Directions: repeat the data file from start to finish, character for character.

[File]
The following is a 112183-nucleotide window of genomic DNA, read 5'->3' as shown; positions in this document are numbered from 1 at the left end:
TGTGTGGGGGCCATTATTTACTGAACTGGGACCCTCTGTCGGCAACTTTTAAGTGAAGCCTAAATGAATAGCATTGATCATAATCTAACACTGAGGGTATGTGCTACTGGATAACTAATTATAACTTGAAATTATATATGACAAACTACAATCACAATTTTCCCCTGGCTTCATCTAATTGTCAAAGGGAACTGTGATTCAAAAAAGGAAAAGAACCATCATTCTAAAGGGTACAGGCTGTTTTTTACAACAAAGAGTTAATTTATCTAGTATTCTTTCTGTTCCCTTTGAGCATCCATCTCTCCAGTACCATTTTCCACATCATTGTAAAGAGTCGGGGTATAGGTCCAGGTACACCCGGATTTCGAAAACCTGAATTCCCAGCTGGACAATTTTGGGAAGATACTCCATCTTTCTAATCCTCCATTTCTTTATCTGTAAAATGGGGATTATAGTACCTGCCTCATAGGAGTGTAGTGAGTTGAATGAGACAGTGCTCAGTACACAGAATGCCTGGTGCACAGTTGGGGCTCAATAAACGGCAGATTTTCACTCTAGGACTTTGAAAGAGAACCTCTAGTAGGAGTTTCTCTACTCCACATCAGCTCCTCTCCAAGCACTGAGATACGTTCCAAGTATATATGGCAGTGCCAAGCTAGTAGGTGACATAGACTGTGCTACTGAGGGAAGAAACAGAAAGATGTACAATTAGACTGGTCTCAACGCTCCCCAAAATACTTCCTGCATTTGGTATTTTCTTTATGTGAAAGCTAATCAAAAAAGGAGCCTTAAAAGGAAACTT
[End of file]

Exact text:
The following is a 112183-nucleotide window of genomic DNA, read 5'->3' as shown; positions in this document are numbered from 1 at the left end:
TGTGTGGGGGCCATTATTTACTGAACTGGGACCCTCTGTCGGCAACTTTTAAGTGAAGCCTAAATGAATAGCATTGATCATAATCTAACACTGAGGGTATGTGCTACTGGATAACTAATTATAACTTGAAATTATATATGACAAACTACAATCACAATTTTCCCCTGGCTTCATCTAATTGTCAAAGGGAACTGTGATTCAAAAAAGGAAAAGAACCATCATTCTAAAGGGTACAGGCTGTTTTTTACAACAAAGAGTTAATTTATCTAGTATTCTTTCTGTTCCCTTTGAGCATCCATCTCTCCAGTACCATTTTCCACATCATTGTAAAGAGTCGGGGTATAGGTCCAGGTACACCCGGATTTCGAAAACCTGAATTCCCAGCTGGACAATTTTGGGAAGATACTCCATCTTTCTAATCCTCCATTTCTTTATCTGTAAAATGGGGATTATAGTACCTGCCTCATAGGAGTGTAGTGAGTTGAATGAGACAGTGCTCAGTACACAGAATGCCTGGTGCACAGTTGGGGCTCAATAAACGGCAGATTTTCACTCTAGGACTTTGAAAGAGAACCTCTAGTAGGAGTTTCTCTACTCCACATCAGCTCCTCTCCAAGCACTGAGATACGTTCCAAGTATATATGGCAGTGCCAAGCTAGTAGGTGACATAGACTGTGCTACTGAGGGAAGAAACAGAAAGATGTACAATTAGACTGGTCTCAACGCTCCCCAAAATACTTCCTGCATTTGGTATTTTCTTTATGTGAAAGCTAATCAAAAAAGGAGCCTTAAAAGGAAACTT